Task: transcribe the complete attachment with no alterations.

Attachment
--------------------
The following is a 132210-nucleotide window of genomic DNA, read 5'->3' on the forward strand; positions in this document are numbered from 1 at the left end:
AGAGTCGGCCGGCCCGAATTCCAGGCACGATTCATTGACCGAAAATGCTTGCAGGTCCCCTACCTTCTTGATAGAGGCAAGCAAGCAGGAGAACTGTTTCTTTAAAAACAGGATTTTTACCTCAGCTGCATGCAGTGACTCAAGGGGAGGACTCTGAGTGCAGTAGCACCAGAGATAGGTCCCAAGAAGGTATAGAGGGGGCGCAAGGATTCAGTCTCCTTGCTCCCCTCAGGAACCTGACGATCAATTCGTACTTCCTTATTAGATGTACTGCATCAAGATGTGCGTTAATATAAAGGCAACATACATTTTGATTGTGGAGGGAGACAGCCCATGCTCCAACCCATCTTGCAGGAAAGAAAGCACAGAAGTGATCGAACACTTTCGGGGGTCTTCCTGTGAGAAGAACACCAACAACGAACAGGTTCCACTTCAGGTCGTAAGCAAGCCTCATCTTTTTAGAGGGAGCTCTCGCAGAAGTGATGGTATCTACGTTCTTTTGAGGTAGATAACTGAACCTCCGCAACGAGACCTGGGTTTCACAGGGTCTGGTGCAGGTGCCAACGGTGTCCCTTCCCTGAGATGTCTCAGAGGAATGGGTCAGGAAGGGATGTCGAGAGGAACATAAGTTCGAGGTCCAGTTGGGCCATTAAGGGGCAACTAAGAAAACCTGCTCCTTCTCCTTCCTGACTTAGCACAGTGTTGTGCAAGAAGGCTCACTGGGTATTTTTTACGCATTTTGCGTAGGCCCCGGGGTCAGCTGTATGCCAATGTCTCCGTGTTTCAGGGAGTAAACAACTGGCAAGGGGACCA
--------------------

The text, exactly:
The following is a 132210-nucleotide window of genomic DNA, read 5'->3' on the forward strand; positions in this document are numbered from 1 at the left end:
AGAGTCGGCCGGCCCGAATTCCAGGCACGATTCATTGACCGAAAATGCTTGCAGGTCCCCTACCTTCTTGATAGAGGCAAGCAAGCAGGAGAACTGTTTCTTTAAAAACAGGATTTTTACCTCAGCTGCATGCAGTGACTCAAGGGGAGGACTCTGAGTGCAGTAGCACCAGAGATAGGTCCCAAGAAGGTATAGAGGGGGCGCAAGGATTCAGTCTCCTTGCTCCCCTCAGGAACCTGACGATCAATTCGTACTTCCTTATTAGATGTACTGCATCAAGATGTGCGTTAATATAAAGGCAACATACATTTTGATTGTGGAGGGAGACAGCCCATGCTCCAACCCATCTTGCAGGAAAGAAAGCACAGAAGTGATCGAACACTTTCGGGGGTCTTCCTGTGAGAAGAACACCAACAACGAACAGGTTCCACTTCAGGTCGTAAGCAAGCCTCATCTTTTTAGAGGGAGCTCTCGCAGAAGTGATGGTATCTACGTTCTTTTGAGGTAGATAACTGAACCTCCGCAACGAGACCTGGGTTTCACAGGGTCTGGTGCAGGTGCCAACGGTGTCCCTTCCCTGAGATGTCTCAGAGGAATGGGTCAGGAAGGGATGTCGAGAGGAACATAAGTTCGAGGTCCAGTTGGGCCATTAAGGGGCAACTAAGAAAACCTGCTCCTTCTCCTTCCTGACTTAGCACAGTGTTGTGCAAGAAGGCTCACTGGGTATTTTTTACGCATTTTGCGTAGGCCCCGGGGTCAGCTGTATGCCAATGTCTCCGTGTTTCAGGGAGTAAACAACTGGCAAGGGGACCA